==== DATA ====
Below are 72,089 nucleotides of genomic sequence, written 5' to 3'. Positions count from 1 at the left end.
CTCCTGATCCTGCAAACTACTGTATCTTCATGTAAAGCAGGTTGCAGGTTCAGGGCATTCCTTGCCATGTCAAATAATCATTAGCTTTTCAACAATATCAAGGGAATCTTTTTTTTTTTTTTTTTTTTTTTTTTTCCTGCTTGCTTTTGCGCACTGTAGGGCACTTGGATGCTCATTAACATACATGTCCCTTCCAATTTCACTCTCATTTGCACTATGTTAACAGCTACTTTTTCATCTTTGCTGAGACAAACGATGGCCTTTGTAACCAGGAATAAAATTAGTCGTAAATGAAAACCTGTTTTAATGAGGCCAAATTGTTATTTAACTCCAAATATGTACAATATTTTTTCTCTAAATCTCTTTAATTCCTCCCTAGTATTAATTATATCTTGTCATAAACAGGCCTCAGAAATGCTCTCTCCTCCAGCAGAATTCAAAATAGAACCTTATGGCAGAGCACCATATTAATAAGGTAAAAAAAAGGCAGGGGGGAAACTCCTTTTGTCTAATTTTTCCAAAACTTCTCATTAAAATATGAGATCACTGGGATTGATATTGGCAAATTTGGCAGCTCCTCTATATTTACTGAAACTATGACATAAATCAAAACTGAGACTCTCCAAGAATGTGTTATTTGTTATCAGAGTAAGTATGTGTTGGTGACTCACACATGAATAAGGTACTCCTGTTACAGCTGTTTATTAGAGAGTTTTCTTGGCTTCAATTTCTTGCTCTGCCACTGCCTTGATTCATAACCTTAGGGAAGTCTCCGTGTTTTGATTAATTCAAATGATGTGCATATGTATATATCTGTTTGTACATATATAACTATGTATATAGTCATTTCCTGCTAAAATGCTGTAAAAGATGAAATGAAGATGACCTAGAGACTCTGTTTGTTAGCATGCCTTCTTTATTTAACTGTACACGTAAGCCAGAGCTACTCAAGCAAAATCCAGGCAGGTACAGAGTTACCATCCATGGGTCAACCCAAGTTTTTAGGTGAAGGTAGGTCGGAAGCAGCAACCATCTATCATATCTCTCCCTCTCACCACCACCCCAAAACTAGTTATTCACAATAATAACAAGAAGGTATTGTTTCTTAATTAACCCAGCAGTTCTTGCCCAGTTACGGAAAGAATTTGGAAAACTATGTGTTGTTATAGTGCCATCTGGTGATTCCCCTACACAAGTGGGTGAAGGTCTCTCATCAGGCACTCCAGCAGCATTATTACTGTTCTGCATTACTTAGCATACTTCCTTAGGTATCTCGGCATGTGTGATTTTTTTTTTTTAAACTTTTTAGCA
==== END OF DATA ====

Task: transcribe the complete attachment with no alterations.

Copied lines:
Below are 72,089 nucleotides of genomic sequence, written 5' to 3'. Positions count from 1 at the left end.
CTCCTGATCCTGCAAACTACTGTATCTTCATGTAAAGCAGGTTGCAGGTTCAGGGCATTCCTTGCCATGTCAAATAATCATTAGCTTTTCAACAATATCAAGGGAATCTTTTTTTTTTTTTTTTTTTTTTTTTTTCCTGCTTGCTTTTGCGCACTGTAGGGCACTTGGATGCTCATTAACATACATGTCCCTTCCAATTTCACTCTCATTTGCACTATGTTAACAGCTACTTTTTCATCTTTGCTGAGACAAACGATGGCCTTTGTAACCAGGAATAAAATTAGTCGTAAATGAAAACCTGTTTTAATGAGGCCAAATTGTTATTTAACTCCAAATATGTACAATATTTTTTCTCTAAATCTCTTTAATTCCTCCCTAGTATTAATTATATCTTGTCATAAACAGGCCTCAGAAATGCTCTCTCCTCCAGCAGAATTCAAAATAGAACCTTATGGCAGAGCACCATATTAATAAGGTAAAAAAAAGGCAGGGGGGAAACTCCTTTTGTCTAATTTTTCCAAAACTTCTCATTAAAATATGAGATCACTGGGATTGATATTGGCAAATTTGGCAGCTCCTCTATATTTACTGAAACTATGACATAAATCAAAACTGAGACTCTCCAAGAATGTGTTATTTGTTATCAGAGTAAGTATGTGTTGGTGACTCACACATGAATAAGGTACTCCTGTTACAGCTGTTTATTAGAGAGTTTTCTTGGCTTCAATTTCTTGCTCTGCCACTGCCTTGATTCATAACCTTAGGGAAGTCTCCGTGTTTTGATTAATTCAAATGATGTGCATATGTATATATCTGTTTGTACATATATAACTATGTATATAGTCATTTCCTGCTAAAATGCTGTAAAAGATGAAATGAAGATGACCTAGAGACTCTGTTTGTTAGCATGCCTTCTTTATTTAACTGTACACGTAAGCCAGAGCTACTCAAGCAAAATCCAGGCAGGTACAGAGTTACCATCCATGGGTCAACCCAAGTTTTTAGGTGAAGGTAGGTCGGAAGCAGCAACCATCTATCATATCTCTCCCTCTCACCACCACCCCAAAACTAGTTATTCACAATAATAACAAGAAGGTATTGTTTCTTAATTAACCCAGCAGTTCTTGCCCAGTTACGGAAAGAATTTGGAAAACTATGTGTTGTTATAGTGCCATCTGGTGATTCCCCTACACAAGTGGGTGAAGGTCTCTCATCAGGCACTCCAGCAGCATTATTACTGTTCTGCATTACTTAGCATACTTCCTTAGGTATCTCGGCATGTGTGATTTTTTTTTTTTAAACTTTTTAGCA